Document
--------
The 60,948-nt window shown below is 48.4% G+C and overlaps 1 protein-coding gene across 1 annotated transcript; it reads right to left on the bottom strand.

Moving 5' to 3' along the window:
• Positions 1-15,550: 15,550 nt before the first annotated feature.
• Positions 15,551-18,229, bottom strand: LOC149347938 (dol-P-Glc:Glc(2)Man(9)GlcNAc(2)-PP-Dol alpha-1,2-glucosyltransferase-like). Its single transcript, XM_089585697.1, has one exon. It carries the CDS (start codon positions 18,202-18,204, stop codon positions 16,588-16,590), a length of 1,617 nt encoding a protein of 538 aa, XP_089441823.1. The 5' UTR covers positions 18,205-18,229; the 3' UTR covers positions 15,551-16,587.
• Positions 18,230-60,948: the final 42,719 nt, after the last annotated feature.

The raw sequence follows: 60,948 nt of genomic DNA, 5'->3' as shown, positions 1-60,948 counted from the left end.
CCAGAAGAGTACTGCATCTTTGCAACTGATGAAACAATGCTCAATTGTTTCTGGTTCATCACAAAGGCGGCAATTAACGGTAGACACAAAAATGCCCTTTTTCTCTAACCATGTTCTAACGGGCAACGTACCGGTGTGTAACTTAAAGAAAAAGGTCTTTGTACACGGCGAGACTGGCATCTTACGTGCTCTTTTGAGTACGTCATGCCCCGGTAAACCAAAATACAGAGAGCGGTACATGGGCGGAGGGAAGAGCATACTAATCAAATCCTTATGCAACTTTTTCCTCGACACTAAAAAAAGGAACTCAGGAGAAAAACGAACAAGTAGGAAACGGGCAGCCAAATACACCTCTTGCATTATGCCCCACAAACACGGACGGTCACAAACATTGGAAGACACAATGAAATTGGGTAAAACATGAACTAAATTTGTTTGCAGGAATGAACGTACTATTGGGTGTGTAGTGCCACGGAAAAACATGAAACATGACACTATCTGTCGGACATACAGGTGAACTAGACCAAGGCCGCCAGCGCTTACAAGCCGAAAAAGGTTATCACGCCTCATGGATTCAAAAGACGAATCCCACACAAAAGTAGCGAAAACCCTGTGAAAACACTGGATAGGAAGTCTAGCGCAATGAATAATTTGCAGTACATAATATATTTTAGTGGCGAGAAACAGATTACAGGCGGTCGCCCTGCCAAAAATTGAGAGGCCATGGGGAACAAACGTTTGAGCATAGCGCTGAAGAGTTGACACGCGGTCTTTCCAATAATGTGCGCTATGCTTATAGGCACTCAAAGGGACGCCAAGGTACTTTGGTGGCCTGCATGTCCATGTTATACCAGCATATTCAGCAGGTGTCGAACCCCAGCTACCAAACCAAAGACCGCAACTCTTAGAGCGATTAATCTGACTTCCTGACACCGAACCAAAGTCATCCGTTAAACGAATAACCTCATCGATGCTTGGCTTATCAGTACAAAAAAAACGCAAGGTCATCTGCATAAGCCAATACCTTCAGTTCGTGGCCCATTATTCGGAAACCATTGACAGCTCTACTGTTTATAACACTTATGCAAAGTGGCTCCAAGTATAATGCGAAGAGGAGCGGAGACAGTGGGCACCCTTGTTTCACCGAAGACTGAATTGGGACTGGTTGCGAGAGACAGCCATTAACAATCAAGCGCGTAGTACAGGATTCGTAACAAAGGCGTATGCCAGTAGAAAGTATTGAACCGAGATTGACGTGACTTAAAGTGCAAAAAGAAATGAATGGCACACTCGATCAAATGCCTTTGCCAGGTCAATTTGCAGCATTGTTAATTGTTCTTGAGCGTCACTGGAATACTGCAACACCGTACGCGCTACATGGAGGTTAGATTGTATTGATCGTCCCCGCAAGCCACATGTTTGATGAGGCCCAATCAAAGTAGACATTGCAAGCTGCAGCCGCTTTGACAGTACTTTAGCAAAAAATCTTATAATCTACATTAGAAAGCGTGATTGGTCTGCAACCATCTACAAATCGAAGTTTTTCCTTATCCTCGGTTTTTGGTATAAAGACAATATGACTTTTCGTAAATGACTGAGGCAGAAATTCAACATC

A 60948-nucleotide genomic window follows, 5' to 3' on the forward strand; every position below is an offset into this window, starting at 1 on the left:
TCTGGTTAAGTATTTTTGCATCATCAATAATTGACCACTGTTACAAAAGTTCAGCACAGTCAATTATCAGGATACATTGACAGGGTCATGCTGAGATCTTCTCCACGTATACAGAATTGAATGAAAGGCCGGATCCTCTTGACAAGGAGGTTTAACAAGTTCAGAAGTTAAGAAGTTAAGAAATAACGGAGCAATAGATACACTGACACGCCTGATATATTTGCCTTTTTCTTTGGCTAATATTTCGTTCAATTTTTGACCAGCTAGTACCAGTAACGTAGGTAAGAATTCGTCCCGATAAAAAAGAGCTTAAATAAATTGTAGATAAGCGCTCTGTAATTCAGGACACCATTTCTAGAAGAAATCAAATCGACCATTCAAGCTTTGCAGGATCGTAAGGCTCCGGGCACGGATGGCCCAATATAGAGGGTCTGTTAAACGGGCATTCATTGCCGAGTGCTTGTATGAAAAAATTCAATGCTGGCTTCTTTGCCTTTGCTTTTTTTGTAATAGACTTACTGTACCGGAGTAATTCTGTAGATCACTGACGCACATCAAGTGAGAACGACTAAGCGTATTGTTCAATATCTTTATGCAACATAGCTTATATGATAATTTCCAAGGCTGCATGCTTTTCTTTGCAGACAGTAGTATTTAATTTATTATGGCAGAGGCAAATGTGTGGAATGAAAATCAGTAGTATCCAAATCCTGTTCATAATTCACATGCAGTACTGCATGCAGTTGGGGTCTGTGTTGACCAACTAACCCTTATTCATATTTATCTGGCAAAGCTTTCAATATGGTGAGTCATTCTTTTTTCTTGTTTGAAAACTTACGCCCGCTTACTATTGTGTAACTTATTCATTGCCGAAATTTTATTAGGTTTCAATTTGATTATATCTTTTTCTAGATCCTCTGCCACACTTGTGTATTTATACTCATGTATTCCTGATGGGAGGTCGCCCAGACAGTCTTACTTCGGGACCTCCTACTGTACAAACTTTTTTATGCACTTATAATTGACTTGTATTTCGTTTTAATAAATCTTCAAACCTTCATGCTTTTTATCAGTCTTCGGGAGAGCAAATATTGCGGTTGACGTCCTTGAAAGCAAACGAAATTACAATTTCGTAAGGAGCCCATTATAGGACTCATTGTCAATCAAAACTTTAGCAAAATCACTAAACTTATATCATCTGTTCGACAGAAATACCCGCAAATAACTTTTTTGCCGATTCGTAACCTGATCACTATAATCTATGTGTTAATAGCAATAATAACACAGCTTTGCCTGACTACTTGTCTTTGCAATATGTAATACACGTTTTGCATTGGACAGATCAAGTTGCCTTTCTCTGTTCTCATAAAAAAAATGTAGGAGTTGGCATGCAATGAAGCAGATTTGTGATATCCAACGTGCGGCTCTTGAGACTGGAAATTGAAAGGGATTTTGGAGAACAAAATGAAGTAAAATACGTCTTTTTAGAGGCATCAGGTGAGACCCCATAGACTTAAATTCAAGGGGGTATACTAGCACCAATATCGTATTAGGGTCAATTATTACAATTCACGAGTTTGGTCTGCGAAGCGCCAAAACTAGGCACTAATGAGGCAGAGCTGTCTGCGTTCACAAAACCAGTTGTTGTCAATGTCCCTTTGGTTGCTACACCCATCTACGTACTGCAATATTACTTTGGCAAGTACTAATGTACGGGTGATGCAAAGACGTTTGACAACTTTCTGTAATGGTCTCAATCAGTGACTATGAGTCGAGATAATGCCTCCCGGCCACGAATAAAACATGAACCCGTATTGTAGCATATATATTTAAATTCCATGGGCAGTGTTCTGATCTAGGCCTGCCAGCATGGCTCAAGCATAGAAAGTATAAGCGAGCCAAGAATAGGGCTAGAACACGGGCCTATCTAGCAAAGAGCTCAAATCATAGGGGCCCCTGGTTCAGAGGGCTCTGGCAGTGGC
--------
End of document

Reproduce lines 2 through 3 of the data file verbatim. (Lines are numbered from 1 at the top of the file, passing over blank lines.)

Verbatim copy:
Moving 5' to 3' along the window:
• Positions 1-15,550: 15,550 nt before the first annotated feature.